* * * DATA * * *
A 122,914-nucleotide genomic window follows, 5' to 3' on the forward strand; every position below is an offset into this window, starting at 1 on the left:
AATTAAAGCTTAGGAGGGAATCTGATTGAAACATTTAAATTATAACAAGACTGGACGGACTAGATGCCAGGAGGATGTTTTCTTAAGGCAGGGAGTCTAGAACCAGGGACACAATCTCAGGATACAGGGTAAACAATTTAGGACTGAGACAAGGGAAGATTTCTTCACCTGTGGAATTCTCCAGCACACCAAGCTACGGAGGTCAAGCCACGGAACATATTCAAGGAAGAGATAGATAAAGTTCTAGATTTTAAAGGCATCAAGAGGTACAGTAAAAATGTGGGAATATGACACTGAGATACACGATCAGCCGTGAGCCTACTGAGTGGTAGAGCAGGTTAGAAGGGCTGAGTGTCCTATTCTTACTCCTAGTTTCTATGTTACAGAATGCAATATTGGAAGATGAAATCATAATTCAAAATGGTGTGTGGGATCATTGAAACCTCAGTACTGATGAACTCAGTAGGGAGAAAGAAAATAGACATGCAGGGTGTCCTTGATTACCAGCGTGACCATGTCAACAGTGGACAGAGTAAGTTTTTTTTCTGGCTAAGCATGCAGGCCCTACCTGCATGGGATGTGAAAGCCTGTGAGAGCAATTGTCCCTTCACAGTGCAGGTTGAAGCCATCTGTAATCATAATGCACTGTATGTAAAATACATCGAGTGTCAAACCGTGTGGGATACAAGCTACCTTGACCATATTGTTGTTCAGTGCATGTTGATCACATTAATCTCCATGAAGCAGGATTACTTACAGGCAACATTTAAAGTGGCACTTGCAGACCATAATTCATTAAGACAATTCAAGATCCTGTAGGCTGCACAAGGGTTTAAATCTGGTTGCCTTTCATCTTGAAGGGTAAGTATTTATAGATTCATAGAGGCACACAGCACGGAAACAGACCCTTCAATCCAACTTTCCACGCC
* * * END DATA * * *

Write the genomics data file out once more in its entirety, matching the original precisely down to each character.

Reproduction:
A 122,914-nucleotide genomic window follows, 5' to 3' on the forward strand; every position below is an offset into this window, starting at 1 on the left:
AATTAAAGCTTAGGAGGGAATCTGATTGAAACATTTAAATTATAACAAGACTGGACGGACTAGATGCCAGGAGGATGTTTTCTTAAGGCAGGGAGTCTAGAACCAGGGACACAATCTCAGGATACAGGGTAAACAATTTAGGACTGAGACAAGGGAAGATTTCTTCACCTGTGGAATTCTCCAGCACACCAAGCTACGGAGGTCAAGCCACGGAACATATTCAAGGAAGAGATAGATAAAGTTCTAGATTTTAAAGGCATCAAGAGGTACAGTAAAAATGTGGGAATATGACACTGAGATACACGATCAGCCGTGAGCCTACTGAGTGGTAGAGCAGGTTAGAAGGGCTGAGTGTCCTATTCTTACTCCTAGTTTCTATGTTACAGAATGCAATATTGGAAGATGAAATCATAATTCAAAATGGTGTGTGGGATCATTGAAACCTCAGTACTGATGAACTCAGTAGGGAGAAAGAAAATAGACATGCAGGGTGTCCTTGATTACCAGCGTGACCATGTCAACAGTGGACAGAGTAAGTTTTTTTTCTGGCTAAGCATGCAGGCCCTACCTGCATGGGATGTGAAAGCCTGTGAGAGCAATTGTCCCTTCACAGTGCAGGTTGAAGCCATCTGTAATCATAATGCACTGTATGTAAAATACATCGAGTGTCAAACCGTGTGGGATACAAGCTACCTTGACCATATTGTTGTTCAGTGCATGTTGATCACATTAATCTCCATGAAGCAGGATTACTTACAGGCAACATTTAAAGTGGCACTTGCAGACCATAATTCATTAAGACAATTCAAGATCCTGTAGGCTGCACAAGGGTTTAAATCTGGTTGCCTTTCATCTTGAAGGGTAAGTATTTATAGATTCATAGAGGCACACAGCACGGAAACAGACCCTTCAATCCAACTTTCCACGCC